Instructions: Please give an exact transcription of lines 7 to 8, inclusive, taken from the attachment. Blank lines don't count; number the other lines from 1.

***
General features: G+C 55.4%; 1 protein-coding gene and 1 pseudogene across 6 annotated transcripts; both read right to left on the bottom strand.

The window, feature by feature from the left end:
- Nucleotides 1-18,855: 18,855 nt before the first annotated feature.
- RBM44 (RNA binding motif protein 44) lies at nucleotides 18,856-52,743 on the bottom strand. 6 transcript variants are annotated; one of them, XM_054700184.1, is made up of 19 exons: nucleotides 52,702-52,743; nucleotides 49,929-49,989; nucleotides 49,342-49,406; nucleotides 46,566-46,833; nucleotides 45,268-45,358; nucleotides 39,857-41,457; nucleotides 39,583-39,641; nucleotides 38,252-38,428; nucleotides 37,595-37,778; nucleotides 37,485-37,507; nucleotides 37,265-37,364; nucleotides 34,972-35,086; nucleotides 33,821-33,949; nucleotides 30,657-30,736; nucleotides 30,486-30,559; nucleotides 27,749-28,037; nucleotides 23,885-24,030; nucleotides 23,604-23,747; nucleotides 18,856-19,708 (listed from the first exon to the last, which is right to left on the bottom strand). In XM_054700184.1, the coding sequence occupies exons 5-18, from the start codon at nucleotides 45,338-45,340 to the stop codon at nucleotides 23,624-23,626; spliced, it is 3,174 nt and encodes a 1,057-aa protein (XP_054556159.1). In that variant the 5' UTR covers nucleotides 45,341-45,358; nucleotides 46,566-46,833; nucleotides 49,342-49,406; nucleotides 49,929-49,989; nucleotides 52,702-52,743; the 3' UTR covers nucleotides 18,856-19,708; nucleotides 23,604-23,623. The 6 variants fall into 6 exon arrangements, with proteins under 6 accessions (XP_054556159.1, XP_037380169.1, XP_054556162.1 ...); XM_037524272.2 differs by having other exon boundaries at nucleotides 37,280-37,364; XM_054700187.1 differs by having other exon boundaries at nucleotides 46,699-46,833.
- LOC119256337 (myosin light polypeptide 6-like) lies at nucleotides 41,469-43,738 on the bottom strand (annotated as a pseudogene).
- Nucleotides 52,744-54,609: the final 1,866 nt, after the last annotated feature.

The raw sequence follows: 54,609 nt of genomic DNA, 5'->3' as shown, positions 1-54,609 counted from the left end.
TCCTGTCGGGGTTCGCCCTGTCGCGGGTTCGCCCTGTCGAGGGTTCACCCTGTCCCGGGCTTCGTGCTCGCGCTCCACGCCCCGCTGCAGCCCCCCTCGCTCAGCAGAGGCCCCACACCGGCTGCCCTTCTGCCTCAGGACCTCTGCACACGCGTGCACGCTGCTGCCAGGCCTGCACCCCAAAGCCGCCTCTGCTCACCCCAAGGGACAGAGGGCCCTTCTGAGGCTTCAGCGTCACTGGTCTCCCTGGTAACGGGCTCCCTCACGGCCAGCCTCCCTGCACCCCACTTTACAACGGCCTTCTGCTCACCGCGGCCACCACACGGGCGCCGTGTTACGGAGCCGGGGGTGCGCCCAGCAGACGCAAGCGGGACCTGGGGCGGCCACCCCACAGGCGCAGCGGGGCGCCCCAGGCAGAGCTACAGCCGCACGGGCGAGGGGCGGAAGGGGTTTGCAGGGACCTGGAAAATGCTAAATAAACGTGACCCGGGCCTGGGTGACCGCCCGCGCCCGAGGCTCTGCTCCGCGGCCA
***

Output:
The raw sequence follows: 54,609 nt of genomic DNA, 5'->3' as shown, positions 1-54,609 counted from the left end.
TCCTGTCGGGGTTCGCCCTGTCGCGGGTTCGCCCTGTCGAGGGTTCACCCTGTCCCGGGCTTCGTGCTCGCGCTCCACGCCCCGCTGCAGCCCCCCTCGCTCAGCAGAGGCCCCACACCGGCTGCCCTTCTGCCTCAGGACCTCTGCACACGCGTGCACGCTGCTGCCAGGCCTGCACCCCAAAGCCGCCTCTGCTCACCCCAAGGGACAGAGGGCCCTTCTGAGGCTTCAGCGTCACTGGTCTCCCTGGTAACGGGCTCCCTCACGGCCAGCCTCCCTGCACCCCACTTTACAACGGCCTTCTGCTCACCGCGGCCACCACACGGGCGCCGTGTTACGGAGCCGGGGGTGCGCCCAGCAGACGCAAGCGGGACCTGGGGCGGCCACCCCACAGGCGCAGCGGGGCGCCCCAGGCAGAGCTACAGCCGCACGGGCGAGGGGCGGAAGGGGTTTGCAGGGACCTGGAAAATGCTAAATAAACGTGACCCGGGCCTGGGTGACCGCCCGCGCCCGAGGCTCTGCTCCGCGGCCA